The widow of poisoned ex-KGB spy Alexander Litvinenko says she is “relieved and delighted” that there will be a public inquiry into his death. Marina Litvinenko said the UK government’s announcement there would be a full investigation into the mysterious circumstances surrounding his death sent a message to his killers that “no matter how strong and powerful you are, the truth will win out in the end”. Home Secretary Theresa May outlined the terms of the public inquiry in a written statement. Investigators will now be able to examine whether his killing was a Russian state-ordered assassination, as has been suggested.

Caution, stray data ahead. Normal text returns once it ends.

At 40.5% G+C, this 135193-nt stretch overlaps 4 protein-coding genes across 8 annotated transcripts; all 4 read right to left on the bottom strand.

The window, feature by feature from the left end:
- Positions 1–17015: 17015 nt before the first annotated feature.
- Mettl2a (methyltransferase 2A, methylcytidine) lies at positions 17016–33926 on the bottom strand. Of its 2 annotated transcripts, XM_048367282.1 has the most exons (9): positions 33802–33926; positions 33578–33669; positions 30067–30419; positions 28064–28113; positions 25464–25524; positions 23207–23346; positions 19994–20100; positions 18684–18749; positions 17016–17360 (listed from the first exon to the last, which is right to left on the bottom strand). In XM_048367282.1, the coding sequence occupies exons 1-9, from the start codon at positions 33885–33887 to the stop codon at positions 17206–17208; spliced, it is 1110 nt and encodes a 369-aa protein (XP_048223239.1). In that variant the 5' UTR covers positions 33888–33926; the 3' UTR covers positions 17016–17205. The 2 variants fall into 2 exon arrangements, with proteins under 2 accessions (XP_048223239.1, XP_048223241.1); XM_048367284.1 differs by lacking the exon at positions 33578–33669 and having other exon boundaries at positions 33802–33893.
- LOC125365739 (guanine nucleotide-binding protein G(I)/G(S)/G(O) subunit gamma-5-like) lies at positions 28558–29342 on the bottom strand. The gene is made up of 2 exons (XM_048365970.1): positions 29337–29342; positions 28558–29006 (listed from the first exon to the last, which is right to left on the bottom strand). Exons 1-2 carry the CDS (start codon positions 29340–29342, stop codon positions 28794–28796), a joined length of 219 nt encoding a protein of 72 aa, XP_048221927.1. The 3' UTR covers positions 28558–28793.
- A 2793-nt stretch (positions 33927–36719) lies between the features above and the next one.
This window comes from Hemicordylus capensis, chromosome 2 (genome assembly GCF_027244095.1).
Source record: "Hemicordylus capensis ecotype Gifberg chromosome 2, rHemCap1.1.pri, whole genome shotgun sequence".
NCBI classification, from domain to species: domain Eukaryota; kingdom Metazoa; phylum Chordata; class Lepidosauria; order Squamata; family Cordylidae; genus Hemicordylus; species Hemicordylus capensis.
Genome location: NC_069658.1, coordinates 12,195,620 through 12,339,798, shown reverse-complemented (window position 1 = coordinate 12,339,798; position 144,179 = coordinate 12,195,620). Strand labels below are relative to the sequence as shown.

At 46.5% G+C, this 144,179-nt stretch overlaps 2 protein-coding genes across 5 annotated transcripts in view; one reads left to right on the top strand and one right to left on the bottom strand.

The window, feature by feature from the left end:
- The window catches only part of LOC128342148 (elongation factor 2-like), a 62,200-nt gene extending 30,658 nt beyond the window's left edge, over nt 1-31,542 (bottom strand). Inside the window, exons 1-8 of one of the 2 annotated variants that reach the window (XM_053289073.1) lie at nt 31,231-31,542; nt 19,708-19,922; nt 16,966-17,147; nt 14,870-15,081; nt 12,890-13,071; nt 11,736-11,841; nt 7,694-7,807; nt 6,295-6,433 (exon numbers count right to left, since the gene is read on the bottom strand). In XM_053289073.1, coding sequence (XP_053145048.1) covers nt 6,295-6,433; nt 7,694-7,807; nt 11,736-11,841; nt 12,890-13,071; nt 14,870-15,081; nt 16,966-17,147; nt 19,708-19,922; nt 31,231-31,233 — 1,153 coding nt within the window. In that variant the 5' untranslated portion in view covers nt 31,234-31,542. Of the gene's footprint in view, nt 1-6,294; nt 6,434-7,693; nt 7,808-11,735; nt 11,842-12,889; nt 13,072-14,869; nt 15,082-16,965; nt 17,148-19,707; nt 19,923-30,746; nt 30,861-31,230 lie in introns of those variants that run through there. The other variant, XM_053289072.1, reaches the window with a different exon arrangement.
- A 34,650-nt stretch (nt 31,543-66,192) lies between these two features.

I very much hope that this inquiry will be of some comfort to his widow.
Home Secretary Theresa May
Mr Litvinenko fled Russia in 2000 and was granted asylum in Britain. His widow claims he was working for MI6 at the time of his death after meeting Mr Lugovoi and Mr Kovtun at the Millennium Hotel in Grosvenor Square. Last year, Sir Robert Owen, who was conducting the inquest and would now chair the inquiry, said he could not hold a “fair and fearless” investigation into Mr Litvinenko’s death because the Government refused to release information on Russian and British intelligence involvement. He had said a public inquiry would be the best way to proceed.